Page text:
Guide to Making Broadcast Quality Video With A Smart Phone

Making broadcast quality video with a smart phone is easier than you might think.

When I was working in New York as a freelance cameraman for shows like ABC’s 20/20, CBS’s 60 Minutes and many more, the cameras we used in those days cost about $60,000. Today that same quality can be achieved with a smart phone camera. If you have a smart phone, you already have a broadcast quality, High Definition video camera. And just because it’s so small, don’t think it cannot make great video.

In fact a lot of professional videos have been made with smart phones. The BBC has trained hundreds of VJs – Video Journalists to shoot news stories with smart phones. Most US newspapers are also doing video these days, much of it with smart phones.

Bentley Motors the luxury car company produced a short documentary about their car entirely with iPhones.

Granted these were professional filmmakers using additional lenses, stabilizers and other filmmaking gear, but the only camera they used was the iPhone. Smart phones can make very impressive professional video. The best camera is the one that you have with you.
Here are some tips shoot professional video with a smart phone.

Before you shoot, is your battery fully charged? Do you have enough storage space – SD card or internal memory. Shoot a few seconds with sound and then play it back to make sure everything is recording properly. Close all other apps.

1. Shoot in landscape mode. Just as your TV screen is a horizontal format, so is video. Don’t shoot video in portrait format. Save that for still photos.

2. Don’t zoom with any kind of video camera, especially a phone. When you want a close-up shot. Stop the camera and walk over to the subject. Get your close up that way. It will be much better. Zooming in and out is a sure sign of an amateur.

3. If shooting outside, it can be very difficult to see the red light on the screen to know you are shooting. Take a moment and shield the light from your screen and look for the red light. When you know it is definitely recording, better to keep it running than risk making a mistake thinking is running when it is paused. Sometimes you can keep the sun off the screen with a hat, umbrella or any cover you can improvise.

4. Audio is often the most important part of video, some say it’s the most important. The main reason audio sounds so bad in many videos is that the microphone is too far away from the subject. So to get good audio, move closer to the subject – 3 or 4 feet. For the shots you don’t have good audio, you can later add music, narration, or interview to the audio track. This is called editing.

Your phone’s waterproof case may degrade the audio. Try recording a test, both with the case on and with the case off.

5. Look carefully at the light on the subject. Can you see the subject’s eyes? Shadows give you a clue where the light is coming from. If the light is coming from behind the subject, your video will be too dark. Move so the light is behind you.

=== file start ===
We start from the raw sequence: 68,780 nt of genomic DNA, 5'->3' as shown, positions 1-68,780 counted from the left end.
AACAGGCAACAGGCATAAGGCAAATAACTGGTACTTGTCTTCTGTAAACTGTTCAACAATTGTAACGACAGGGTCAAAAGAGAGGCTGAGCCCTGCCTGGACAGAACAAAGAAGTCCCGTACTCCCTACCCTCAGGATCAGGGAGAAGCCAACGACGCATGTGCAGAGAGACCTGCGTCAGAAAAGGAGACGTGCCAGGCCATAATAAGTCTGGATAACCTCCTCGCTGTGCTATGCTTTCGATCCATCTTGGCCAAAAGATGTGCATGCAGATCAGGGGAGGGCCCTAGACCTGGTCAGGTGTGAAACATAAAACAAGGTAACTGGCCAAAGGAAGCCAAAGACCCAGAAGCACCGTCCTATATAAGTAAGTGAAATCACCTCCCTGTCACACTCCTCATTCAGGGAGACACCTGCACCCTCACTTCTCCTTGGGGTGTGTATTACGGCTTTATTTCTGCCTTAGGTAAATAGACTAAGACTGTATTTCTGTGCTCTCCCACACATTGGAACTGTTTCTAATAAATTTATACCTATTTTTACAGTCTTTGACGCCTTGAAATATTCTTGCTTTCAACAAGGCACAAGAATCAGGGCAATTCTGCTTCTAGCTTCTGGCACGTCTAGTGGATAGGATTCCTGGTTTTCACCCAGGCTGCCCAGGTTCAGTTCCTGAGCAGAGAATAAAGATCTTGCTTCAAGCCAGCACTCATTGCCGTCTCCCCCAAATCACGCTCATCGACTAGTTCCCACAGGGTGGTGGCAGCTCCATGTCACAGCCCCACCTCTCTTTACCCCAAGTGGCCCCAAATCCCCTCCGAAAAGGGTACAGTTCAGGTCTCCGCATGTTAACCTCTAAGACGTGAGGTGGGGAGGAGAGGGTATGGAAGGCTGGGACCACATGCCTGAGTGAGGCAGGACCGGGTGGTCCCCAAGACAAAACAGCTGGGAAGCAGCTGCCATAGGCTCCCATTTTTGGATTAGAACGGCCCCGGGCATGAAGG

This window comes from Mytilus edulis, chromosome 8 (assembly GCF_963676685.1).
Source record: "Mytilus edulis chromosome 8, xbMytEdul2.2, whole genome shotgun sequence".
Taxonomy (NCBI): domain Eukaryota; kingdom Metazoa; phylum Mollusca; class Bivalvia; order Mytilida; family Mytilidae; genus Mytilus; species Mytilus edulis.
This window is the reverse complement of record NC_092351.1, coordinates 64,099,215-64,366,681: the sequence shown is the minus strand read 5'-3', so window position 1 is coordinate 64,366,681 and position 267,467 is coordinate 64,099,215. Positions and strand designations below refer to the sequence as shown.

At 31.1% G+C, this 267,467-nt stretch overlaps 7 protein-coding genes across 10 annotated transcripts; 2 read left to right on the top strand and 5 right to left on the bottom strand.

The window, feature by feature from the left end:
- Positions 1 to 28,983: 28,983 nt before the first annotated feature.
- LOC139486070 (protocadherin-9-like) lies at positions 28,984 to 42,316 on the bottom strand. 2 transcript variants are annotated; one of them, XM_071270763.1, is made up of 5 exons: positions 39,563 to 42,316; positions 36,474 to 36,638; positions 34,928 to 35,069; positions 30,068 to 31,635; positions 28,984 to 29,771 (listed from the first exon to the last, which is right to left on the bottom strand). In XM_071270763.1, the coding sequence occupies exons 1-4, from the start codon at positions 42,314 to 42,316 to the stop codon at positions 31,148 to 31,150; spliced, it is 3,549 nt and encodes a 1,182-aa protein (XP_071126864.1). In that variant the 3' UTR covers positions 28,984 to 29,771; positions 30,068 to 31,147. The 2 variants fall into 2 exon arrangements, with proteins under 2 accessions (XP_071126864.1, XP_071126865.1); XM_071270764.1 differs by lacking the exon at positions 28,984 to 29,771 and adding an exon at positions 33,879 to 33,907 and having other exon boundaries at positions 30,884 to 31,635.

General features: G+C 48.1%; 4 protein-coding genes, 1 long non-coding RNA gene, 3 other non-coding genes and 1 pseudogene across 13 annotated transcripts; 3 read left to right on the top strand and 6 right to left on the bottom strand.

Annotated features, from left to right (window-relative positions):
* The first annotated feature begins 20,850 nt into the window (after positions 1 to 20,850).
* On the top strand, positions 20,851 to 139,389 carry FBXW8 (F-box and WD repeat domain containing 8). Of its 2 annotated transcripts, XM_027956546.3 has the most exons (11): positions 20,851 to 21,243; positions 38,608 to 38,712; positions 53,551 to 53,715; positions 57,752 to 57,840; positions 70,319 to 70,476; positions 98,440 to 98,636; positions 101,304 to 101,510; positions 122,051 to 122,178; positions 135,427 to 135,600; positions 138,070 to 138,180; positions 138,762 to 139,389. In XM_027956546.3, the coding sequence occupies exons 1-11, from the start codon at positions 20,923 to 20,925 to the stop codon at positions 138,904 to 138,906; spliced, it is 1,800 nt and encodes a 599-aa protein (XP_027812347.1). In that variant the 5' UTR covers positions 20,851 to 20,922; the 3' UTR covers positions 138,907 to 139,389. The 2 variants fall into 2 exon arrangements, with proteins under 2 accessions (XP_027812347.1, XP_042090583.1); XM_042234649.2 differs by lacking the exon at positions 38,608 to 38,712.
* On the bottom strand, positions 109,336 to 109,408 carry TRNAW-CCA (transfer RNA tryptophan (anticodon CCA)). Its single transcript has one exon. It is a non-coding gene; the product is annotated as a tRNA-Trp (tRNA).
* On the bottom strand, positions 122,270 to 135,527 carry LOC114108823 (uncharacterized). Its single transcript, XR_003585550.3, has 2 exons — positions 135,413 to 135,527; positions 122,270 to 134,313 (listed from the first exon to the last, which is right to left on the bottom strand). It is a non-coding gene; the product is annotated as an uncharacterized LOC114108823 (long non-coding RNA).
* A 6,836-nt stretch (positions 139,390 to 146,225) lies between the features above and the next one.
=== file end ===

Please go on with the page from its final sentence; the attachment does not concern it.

6. You don’t need a tripod if you will practice holding the camera steady and keep a wide shot. Remember no zooming.

Here’s how to shoot a documentary scene with 6 shots. Excerpted from How To Shoot a Documentary Scene. All of these shots will be static shots. The subject can move but not the camera. No zooming. no panning, no shaking. Let’s say you find a person building a small wooden boat. Here’s how you could shoot a scene:

First get a closeup on the hands of a subject shows WHAT is happening. Get this shot by moving your camera close to the subject. Don’t zoom to get it. That would be shaky. Compose it so it looks beautiful and then hit record. Get 10 seconds and then move to the next shot.

A closeup on the face shows whose hands are working. You’ll probably want to shoot up so you see their eyes if they are looking down. Make this a great shot. Hold it very steady, no camera movement. Ten seconds and move on.

Now move back and get a wide shot which showing the environment WHERE this is happening. 10 Seconds

Move in again and shoot over the shoulder of the boat builder. This shot will link the previous three shots

Now look for an unusual, or side/low shot provides a context. Again get Ten seconds.

Finally, interview the subject. Be close – 3 or 4 feet away so your microphone will get good sound. Ask the subject a leading question about his or her work. How do you feel about building this boat. You only want to record their voice if possible so don’t talk during the interview. Let them do the talking. A couple minutes is good.

These shots will edit together very nicely and easily.




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3 thoughts on “Guide to Making Broadcast Quality Video With A Smart Phone

  1. Kenneth Lyons

    This is great information and tips.
    I’m already a fan of Video Entrepreneur, a fantastic place for quality information.

    Reply
  2. John

    Learning how to tell a story is such an important part of the craft but what do you do if you are unable to get really close to the subject, such as when other people might be milling around or pushing? Does this approach only work really well when the subject can be petitioned off away from others?

    Reply
    1. Hal Post author

      To get shots you need, you have to be a bit aggressive or, as some would say, proactive. Looking people in the eye and smiling will help dispel any idea that you threatening in any way. You can also say just Excuse me! camera coming through. Talking to the person before you film is also a good idea. Tell them what you’re doing and why. Most people will be flattered. Some will not want you to film them and in those cases, you probably should choose another subject.

      You won’t always be able to get the shots you want, so improvise.

      Reply

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